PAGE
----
Typical excipient information packages contain:
- Quality compliance information
- Regulatory status of excipients
- Manufacturing process information
- Site and supply chain security information
- Safety statements (e.g., animal derived materials statement)
- Technical information on functional performance
- Stability information for transportation and storage
Drug Master Files
Much of the information on manufacturing processes and composition of excipients is generally confidential and, as such, manufacturers of excipients are hesitant to share this information with customers. Drug Master Files (DMFs) enable excipient suppliers to share this confidential and business proprietary information with the U.S. FDA through a controlled access system. Excipient suppliers may then grant the FDA access to their DMFs for regulatory review to support individual drug applications without having to reveal confidential information to the drug product manufacturer directly.
There is no regulatory requirement to establish an excipient DMF in the U.S., and the requirements for sharing confidential excipient information vary by region. For example, China has recently instituted submission of excipient dossiers which are similar to DMFs. The information in these dossiers is reviewed as part of the drug application. Europe, on the other hand, does not have a mechanism for submission of excipient DMFs.
If you are interested in learning more about best practices for establishing excipient DMFs, you can refer to the IPEC DMF Guide.
Pathway™ TPU Excipients: Excipient-Grade Material for Long-Acting Drug Delivery
Lubrizol Life Science Health’s Pathway™ Thermoplastic Polyurethane Excipients are highly customizable, reliable materials for use in long-acting drug delivery applications. Pathway TPU Excipients are currently being evaluated in vaginal rings, subcutaneous implants, osmotic pumps, drug/device combination products, and other novel dosage forms. These materials come with regulatory support and comply with the quality and safety requirements discussed throughout this post:
- Quality: All Pathway TPU Excipients are manufactured under IPEC-GMP guidelines.
- Safety: Lubrizol’s TPUs have a long history of in vivo safety, stability, and biocompatibility. Each family of Pathway products have biocompatibility and stability testing data available.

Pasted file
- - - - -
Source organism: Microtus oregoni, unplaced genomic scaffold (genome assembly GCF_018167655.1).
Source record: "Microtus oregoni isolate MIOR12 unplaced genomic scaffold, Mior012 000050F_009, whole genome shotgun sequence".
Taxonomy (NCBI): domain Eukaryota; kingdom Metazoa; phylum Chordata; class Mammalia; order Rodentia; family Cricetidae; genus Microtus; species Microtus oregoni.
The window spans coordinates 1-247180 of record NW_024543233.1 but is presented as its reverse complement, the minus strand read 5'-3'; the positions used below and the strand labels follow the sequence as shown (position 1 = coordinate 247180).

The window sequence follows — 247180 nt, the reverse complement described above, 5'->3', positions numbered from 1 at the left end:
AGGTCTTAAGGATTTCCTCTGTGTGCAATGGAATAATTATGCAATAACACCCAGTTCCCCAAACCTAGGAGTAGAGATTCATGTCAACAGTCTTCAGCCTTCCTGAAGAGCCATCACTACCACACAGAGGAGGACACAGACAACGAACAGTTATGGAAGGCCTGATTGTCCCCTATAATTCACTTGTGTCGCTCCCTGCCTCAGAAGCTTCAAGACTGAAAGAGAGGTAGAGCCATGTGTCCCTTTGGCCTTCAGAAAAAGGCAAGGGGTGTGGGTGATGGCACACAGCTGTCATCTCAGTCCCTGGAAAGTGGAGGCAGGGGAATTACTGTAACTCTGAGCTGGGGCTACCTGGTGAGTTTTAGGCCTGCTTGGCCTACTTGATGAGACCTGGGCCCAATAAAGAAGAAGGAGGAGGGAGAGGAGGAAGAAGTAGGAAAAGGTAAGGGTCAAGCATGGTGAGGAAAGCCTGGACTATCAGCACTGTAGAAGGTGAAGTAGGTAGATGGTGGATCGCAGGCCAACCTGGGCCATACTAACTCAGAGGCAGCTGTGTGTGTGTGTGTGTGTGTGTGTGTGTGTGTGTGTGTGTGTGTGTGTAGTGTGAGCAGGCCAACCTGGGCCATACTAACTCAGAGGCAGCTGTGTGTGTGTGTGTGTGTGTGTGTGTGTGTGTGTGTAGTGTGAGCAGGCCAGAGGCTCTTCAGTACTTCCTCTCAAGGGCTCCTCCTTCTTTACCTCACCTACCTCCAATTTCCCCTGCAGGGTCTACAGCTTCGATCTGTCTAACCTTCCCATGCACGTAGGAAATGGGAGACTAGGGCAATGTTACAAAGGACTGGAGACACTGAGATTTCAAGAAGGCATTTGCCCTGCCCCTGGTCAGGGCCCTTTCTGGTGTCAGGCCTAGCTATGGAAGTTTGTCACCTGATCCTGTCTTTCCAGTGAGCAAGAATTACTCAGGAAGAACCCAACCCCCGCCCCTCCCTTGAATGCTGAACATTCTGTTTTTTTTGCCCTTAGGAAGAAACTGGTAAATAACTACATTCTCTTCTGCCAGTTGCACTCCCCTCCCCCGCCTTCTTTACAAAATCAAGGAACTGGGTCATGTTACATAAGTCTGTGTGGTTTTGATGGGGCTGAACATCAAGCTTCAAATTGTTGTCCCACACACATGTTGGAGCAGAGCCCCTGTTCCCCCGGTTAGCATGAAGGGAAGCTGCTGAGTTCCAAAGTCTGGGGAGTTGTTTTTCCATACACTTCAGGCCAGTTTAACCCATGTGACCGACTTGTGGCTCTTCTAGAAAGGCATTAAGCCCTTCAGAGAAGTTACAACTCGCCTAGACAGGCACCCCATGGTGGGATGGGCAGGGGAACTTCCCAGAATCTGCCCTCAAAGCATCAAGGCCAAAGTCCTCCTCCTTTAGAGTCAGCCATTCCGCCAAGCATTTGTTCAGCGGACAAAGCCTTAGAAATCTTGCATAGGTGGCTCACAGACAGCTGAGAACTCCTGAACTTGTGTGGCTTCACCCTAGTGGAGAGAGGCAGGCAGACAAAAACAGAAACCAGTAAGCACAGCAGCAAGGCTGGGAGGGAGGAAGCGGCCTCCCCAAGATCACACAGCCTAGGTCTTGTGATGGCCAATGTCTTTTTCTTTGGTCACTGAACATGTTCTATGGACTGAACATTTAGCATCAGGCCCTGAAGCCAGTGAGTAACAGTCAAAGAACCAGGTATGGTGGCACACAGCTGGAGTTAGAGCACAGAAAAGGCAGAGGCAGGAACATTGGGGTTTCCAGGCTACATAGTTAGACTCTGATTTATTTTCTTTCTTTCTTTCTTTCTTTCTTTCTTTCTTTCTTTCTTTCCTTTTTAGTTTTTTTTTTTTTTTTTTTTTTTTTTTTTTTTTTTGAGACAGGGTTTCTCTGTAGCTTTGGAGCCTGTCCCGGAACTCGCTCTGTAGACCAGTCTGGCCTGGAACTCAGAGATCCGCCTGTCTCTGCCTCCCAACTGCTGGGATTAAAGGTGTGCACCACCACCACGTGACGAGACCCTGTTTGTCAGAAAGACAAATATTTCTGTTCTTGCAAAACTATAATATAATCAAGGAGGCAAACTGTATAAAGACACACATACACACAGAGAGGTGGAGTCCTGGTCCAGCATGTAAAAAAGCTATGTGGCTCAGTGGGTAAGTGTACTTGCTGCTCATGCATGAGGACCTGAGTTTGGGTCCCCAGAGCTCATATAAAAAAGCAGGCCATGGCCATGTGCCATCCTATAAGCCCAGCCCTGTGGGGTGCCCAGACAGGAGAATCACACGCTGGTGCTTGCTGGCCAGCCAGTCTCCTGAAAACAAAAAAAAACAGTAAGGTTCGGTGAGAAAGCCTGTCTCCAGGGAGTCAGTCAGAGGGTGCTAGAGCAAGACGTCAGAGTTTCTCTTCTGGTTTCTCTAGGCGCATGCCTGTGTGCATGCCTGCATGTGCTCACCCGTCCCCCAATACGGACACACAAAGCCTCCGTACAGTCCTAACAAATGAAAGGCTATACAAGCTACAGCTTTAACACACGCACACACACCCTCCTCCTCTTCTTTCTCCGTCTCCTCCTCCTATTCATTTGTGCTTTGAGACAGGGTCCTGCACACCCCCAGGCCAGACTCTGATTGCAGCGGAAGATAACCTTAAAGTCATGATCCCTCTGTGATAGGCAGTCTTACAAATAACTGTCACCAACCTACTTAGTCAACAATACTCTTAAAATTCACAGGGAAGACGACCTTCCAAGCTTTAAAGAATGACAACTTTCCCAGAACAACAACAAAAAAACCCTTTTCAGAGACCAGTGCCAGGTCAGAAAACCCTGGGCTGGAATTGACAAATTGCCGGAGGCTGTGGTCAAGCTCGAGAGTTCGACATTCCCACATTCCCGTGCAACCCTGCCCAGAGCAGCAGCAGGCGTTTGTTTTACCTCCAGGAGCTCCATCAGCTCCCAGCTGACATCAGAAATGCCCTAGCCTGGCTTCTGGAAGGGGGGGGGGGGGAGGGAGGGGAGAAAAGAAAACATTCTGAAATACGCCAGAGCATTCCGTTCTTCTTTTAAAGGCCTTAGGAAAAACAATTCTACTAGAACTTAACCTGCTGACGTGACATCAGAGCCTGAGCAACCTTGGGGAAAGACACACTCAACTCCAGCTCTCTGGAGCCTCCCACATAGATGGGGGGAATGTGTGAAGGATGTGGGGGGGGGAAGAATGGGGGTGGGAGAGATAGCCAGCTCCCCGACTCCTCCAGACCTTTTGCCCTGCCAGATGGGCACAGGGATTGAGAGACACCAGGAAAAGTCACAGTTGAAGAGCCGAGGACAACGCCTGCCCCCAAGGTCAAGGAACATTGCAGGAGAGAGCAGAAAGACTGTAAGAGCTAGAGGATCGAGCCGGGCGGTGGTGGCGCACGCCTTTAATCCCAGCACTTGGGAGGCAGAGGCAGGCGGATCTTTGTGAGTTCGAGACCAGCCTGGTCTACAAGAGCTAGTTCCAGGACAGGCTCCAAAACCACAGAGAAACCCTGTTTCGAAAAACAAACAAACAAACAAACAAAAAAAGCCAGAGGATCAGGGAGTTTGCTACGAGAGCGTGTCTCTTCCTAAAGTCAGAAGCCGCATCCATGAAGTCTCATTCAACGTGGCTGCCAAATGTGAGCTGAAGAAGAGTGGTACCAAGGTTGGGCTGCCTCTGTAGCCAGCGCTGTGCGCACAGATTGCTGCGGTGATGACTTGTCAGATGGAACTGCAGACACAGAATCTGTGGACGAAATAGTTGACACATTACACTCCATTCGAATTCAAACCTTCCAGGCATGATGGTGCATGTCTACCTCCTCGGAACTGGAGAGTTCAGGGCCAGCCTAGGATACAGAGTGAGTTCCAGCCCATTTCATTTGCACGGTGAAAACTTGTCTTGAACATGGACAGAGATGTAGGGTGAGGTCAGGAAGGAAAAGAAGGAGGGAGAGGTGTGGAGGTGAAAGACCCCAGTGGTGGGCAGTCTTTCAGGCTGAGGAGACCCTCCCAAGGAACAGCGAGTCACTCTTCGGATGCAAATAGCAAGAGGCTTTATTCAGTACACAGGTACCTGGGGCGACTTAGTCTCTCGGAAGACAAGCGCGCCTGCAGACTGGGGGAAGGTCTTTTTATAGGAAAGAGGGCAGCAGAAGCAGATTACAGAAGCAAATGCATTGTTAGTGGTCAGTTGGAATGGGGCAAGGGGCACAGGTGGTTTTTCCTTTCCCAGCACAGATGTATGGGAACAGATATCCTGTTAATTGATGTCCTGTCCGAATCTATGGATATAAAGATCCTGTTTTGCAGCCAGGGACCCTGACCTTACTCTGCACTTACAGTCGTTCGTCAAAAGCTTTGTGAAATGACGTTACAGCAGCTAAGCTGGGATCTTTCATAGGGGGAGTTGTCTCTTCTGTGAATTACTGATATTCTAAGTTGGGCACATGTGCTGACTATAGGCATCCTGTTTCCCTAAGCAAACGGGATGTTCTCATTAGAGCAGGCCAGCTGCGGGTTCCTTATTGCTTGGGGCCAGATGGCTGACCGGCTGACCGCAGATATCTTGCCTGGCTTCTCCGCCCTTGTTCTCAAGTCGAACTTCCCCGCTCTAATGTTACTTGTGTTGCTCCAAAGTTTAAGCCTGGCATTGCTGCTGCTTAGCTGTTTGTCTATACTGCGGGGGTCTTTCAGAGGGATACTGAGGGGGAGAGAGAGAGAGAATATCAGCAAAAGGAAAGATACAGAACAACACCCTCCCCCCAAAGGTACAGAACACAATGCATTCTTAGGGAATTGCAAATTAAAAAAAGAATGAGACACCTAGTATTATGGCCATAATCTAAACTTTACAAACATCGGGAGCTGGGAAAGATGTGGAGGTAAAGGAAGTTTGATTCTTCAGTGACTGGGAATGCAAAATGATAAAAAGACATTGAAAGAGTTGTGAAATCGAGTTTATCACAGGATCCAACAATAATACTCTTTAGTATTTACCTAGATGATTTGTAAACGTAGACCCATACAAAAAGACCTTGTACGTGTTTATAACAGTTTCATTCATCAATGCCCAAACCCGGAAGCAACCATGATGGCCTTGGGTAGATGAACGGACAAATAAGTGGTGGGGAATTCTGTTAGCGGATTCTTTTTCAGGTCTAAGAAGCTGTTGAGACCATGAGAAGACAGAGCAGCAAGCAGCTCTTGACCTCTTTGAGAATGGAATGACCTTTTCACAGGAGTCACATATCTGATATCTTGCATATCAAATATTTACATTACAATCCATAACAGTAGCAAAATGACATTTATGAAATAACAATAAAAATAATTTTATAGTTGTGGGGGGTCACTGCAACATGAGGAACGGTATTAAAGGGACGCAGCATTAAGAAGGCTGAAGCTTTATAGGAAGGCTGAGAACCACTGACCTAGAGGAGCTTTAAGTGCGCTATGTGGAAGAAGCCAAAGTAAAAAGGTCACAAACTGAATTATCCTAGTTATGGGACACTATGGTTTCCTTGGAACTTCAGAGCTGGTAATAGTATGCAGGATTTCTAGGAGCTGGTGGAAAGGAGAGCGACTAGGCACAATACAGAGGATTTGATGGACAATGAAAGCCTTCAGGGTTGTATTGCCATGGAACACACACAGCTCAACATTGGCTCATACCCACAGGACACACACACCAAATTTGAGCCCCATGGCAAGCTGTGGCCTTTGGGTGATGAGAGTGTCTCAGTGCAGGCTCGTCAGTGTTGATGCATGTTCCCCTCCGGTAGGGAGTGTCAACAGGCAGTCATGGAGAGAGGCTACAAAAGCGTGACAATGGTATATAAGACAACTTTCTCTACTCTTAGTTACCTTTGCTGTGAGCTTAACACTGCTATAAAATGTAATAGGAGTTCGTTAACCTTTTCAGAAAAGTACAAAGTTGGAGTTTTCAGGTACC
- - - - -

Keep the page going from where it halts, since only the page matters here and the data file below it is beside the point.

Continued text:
- API Compatibility: Pathway TPU is produced in both Hydrophobic and Hydrophilic grades, meaning it is compatible with a wide range of APIs.
- Excipient Information Packages: EIPs are available upon request for all Pathway products.
- Drug Master Files: Pathway products have Drug Master Files that contain appropriate CMC and safety data and can be accessed by the FDA to support drug product filings.
How Can an Excipient Supplier Help a Formulator Adhere to QBD Principles?
Quality by Design (QbD) is an approach to designing and developing formulations and manufacturing processes to provide optimum product quality. It focuses on understanding and controlling the formulation and manufacturing process variables that affect the quality of the drug product.
QbD begins with a pre-formulation assessment where variables such as excipient compatibility are measured. The process continues with the development of a drug product having the required performance characteristics to meet the expectations of the developer, regulatory agency, patient, or caregiver.
When executed correctly, QbD leads to an understanding of the Design Space – the range of input variables within which the process can operate and still produce an acceptable drug product. These input variables include raw material/excipient specifications as well as equipment operating parameters.
The Role of Excipients in Drug Product Development
An excipient supplier should disclose enough CMC information on their material so that the drug product manufacturer can assess the quality and consistency of the excipient and develop a pharmaceutical product using QbD concepts.
Generally, the excipient manufacturer has very limited information on drug product development and how the excipient is being used in formulation. This limits the support and information that an excipient manufacturer can provide to their customer. It is therefore important for the drug product manufacturer to disclose enough details of the intended formulation so that the excipient supplier can provide material information to help with robust design of the drug product.
An experienced CDMO may also be able to provide support for excipient selection based on prior experience and/or relationships with excipient suppliers.
During the development process, testing is performed on multiple excipient lots to assure that design space is robust enough to accommodate variability in critical excipient attributes while meeting the target product profile for the drug product.
Excipient selection, including qualification of the supplier, is critical to ensuring the safety and efficacy of your formulation. A high-quality excipient can enable a drug product to achieve a desired therapeutic effect and reach commercial success. But inappropriate or adulterated materials may lead to quality, safety, and performance failures that hinder drug product development.
Regardless of which excipients or suppliers you are using, it is critical to identify companies who understand how to control quality and safety of excipients with the ultimate goal of ensuring patient safety. A good excipient supplier will contribute to your development process and enable success with robust quality systems, appropriate data, and meaningful contributions to QbD processes. And a good CDMO understands these critical aspects of excipient supply, establishing relationships with companies that can appropriately support their clients’ projects.
As a long-time excipient supplier and CDMO, Lubrizol Life Science Health understands excipient selection and will help you identify the right materials and formulation approaches to achieve success.
Learn more about our excipients portfolio, and start your project today!
- Pharmaceutical Excipients Market by Type, Functionality, Formulation, Regions, Industry Analysis, Size, Share, Growth, Trends, and Forecast 2018 to 2025 – Fior Markets.
- Pharmaceutical Excipients: Properties, Functionality, and Applications in Research and Industry | Wiley.